each time we offer and receive the cup during communion.

Jesus said that the “cup is the new covenant in my blood”

(Luke 22:20).

Everyone who believes in Jesus Christ

and confesses with his mouth that Jesus is Lord

belongs to Jesus and participates in the kingdom of God

(Romans 10:5-15).

We are part of the new covenant community.


God continues to invite us into covenant relationships

with God and the church today.


The foundation for these relationships

is love, grace, and faithfulness.

God reveals Himself to us as a Covenant-keeping God,

And God enables us through the Holy Spirit

to live in Covenant with God and with each other.

Throughout history we have often failed to do our part

       in keeping the covenant.

But God consistently showed himself to be faithful,

loving, gracious and just.

God’s steadfast love endures forever.


The New Testament teaches us

that living in covenant with each other

and with God is central to the Kingdom journey.

At the Last Supper

Jesus initiates God’s new covenant with his followers

by reinterpreting the Passover cup,

saying, “This is the new covenant in my blood.”

The communion cup represents the new covenant

in which we are living

and, like the earlier covenants,

it is made and sealed with blood -

in this case the blood of Christ, shed for us.

It is the sacrifice of Jesus for our sins

and his resurrection from the dead

that gives this new covenant its saving power.

All who are saved by their faith in Jesus

belong to this new covenant community,

which is a foretaste of the eternal kingdom of God.

In the new covenant,

Jesus enables us to live by the power of the Holy Spirit,

and so, as a Sign of the Kingdom of God

we live in communion with God and God’s people.

We live by grace,

by the power of God in us.

This is worth celebrating!

And celebrate it we do,

each time we participate in a communion service.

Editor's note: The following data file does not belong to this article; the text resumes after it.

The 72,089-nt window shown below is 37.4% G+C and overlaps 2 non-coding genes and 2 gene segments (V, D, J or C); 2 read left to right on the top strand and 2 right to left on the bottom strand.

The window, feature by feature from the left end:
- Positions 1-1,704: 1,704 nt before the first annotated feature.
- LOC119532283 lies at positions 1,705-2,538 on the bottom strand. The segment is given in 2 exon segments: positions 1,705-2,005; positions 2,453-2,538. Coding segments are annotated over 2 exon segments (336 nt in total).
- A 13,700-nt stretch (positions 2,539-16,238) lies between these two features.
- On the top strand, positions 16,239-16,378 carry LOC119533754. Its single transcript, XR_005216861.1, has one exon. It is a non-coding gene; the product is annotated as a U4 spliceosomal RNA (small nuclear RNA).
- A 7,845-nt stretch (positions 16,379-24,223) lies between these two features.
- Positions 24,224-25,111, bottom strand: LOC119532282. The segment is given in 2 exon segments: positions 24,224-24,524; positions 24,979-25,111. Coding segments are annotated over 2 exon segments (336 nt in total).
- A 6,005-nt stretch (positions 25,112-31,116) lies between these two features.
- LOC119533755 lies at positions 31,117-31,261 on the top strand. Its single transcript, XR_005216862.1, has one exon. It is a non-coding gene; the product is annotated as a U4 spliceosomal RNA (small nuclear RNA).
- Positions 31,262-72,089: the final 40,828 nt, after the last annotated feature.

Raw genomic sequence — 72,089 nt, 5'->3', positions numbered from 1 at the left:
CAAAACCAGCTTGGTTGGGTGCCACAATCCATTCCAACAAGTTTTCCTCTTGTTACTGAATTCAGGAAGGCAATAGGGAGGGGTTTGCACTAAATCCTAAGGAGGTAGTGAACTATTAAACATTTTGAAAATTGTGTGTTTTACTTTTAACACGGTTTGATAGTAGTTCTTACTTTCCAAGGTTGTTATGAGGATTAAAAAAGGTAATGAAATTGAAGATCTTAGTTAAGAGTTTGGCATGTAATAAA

While the cup reminds us that Jesus has sealed the covenant,

the bread we break and share at communion

reminds us that we are participants in the body of Christ.

“The body of Christ broken for you”.

With this phrase we remind each other

that it is Jesus’ sacrifice,

not our own doing,

which makes it possible for us to live an abundant life.”

Christians in the early Christian Church

thought of themselves as a community

bound together by the new covenant

that had been sealed with Christ’s blood,

and the book of Acts includes several stories

about how this affected their daily lives.

They understood themselves to be accountable to each other

and responsible to care for each other.

Furthermore, many of the pastoral letters were written

to instruct the new congregations

in living out this covenant relationship.

In his letter to the Romans,

Paul teaches that in the “Christ’s Body”,

every member is important

to develop the full potential of the churches ministry.

Letters to the Corinthians tell us how radical

God’s design for the church is:

“For in the one Spirit we were all baptized into one body

Jews or Greeks, slaves or free–

and we were all made to drink of one Spirit”. (1 Cor.12:13).

First Peter 2:5 refers to the church as “living stones”

that are “built into a spiritual house,